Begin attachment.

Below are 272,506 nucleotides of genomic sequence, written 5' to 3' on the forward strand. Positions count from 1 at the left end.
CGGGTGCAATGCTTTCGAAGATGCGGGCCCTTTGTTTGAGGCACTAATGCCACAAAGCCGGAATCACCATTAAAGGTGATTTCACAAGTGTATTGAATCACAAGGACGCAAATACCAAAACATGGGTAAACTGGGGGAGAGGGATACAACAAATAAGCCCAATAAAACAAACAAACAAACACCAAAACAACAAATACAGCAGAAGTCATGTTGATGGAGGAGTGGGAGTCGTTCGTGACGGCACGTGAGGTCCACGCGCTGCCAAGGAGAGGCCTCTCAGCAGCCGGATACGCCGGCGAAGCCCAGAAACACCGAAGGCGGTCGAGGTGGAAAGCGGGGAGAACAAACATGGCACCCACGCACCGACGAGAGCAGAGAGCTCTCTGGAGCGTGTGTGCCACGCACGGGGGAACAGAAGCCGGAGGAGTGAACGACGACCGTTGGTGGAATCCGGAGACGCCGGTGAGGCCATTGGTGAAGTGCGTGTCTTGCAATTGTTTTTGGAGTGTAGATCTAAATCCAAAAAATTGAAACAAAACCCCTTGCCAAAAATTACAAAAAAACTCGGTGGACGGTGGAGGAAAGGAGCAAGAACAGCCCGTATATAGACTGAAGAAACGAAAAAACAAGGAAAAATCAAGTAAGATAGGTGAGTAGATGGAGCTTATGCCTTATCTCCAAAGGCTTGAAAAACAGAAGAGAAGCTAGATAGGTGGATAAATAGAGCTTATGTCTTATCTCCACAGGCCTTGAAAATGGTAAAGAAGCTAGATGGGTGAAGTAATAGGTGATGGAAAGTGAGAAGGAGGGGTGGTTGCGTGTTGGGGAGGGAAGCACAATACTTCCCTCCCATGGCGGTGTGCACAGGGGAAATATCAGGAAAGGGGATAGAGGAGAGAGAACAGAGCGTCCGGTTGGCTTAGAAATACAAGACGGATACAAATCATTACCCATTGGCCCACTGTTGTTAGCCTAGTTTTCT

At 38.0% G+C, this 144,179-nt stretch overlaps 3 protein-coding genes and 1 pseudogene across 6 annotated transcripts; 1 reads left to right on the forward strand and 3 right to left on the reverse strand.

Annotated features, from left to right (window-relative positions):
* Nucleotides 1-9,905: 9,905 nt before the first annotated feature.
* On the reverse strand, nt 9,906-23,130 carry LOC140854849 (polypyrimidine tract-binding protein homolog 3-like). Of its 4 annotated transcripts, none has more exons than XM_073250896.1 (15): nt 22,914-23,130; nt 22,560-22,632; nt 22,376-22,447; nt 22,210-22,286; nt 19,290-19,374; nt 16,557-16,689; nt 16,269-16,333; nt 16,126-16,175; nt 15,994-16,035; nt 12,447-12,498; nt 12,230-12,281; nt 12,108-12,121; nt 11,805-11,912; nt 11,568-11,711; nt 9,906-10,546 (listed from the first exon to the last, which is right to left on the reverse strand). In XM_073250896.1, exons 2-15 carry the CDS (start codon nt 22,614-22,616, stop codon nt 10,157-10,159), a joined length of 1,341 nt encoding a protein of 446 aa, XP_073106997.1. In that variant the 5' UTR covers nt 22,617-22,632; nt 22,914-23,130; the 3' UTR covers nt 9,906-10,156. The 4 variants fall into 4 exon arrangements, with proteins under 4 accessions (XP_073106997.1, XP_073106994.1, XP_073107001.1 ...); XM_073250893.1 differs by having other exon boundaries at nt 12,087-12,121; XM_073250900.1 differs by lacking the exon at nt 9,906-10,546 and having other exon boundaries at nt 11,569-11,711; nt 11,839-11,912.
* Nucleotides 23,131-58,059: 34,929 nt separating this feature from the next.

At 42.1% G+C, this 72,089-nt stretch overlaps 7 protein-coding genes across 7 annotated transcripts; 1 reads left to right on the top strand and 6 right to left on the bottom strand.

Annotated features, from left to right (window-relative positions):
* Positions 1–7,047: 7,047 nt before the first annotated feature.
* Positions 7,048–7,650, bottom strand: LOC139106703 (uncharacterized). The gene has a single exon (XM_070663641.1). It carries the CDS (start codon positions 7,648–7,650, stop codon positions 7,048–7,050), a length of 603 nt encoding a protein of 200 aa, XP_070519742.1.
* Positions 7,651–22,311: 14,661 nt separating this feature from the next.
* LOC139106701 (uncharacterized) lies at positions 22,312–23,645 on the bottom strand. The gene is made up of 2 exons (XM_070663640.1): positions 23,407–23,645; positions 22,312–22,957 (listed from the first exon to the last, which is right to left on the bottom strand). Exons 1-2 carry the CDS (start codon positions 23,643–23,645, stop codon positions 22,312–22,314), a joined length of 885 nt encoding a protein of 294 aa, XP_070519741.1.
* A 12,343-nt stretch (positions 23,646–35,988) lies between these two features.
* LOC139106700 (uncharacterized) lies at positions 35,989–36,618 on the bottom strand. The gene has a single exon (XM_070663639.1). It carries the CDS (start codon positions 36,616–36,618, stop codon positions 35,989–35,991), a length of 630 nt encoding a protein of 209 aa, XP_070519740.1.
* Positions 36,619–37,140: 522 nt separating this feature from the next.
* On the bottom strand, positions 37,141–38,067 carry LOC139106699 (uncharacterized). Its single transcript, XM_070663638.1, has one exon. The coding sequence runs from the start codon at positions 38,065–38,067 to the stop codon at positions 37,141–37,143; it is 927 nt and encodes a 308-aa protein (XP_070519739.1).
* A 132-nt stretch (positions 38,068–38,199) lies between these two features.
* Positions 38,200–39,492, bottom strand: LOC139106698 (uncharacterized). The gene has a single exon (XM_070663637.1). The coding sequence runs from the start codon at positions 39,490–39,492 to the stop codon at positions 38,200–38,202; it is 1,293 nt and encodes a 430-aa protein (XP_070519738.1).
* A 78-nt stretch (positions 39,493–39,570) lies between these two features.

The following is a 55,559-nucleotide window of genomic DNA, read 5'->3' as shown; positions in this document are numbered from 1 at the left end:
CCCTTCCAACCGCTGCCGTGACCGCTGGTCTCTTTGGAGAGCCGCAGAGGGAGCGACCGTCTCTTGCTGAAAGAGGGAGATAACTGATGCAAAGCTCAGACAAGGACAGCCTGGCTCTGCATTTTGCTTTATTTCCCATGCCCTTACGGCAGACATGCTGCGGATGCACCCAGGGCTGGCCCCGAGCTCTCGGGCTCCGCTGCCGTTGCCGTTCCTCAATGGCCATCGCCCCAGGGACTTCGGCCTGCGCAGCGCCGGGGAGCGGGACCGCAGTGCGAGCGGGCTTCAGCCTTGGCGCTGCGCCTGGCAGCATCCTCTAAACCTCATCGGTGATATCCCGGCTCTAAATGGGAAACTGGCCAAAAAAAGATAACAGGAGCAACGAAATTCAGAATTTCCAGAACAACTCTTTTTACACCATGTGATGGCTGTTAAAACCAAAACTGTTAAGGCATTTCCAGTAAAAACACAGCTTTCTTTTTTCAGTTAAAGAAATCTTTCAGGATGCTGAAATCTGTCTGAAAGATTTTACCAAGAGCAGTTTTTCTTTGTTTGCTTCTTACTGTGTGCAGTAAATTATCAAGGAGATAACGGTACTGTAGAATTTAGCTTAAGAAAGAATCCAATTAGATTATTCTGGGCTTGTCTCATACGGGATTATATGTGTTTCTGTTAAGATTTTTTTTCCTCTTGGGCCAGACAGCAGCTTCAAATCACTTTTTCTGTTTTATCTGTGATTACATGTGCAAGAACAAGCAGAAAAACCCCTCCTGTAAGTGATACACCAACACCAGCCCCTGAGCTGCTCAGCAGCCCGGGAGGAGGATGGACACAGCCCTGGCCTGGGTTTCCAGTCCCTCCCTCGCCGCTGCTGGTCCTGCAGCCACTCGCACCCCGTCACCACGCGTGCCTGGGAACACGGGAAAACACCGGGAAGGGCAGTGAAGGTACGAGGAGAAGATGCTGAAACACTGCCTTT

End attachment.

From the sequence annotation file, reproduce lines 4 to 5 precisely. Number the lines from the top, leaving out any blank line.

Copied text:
Annotated features, from left to right (window-relative positions):
* Nucleotides 1-9,905: 9,905 nt before the first annotated feature.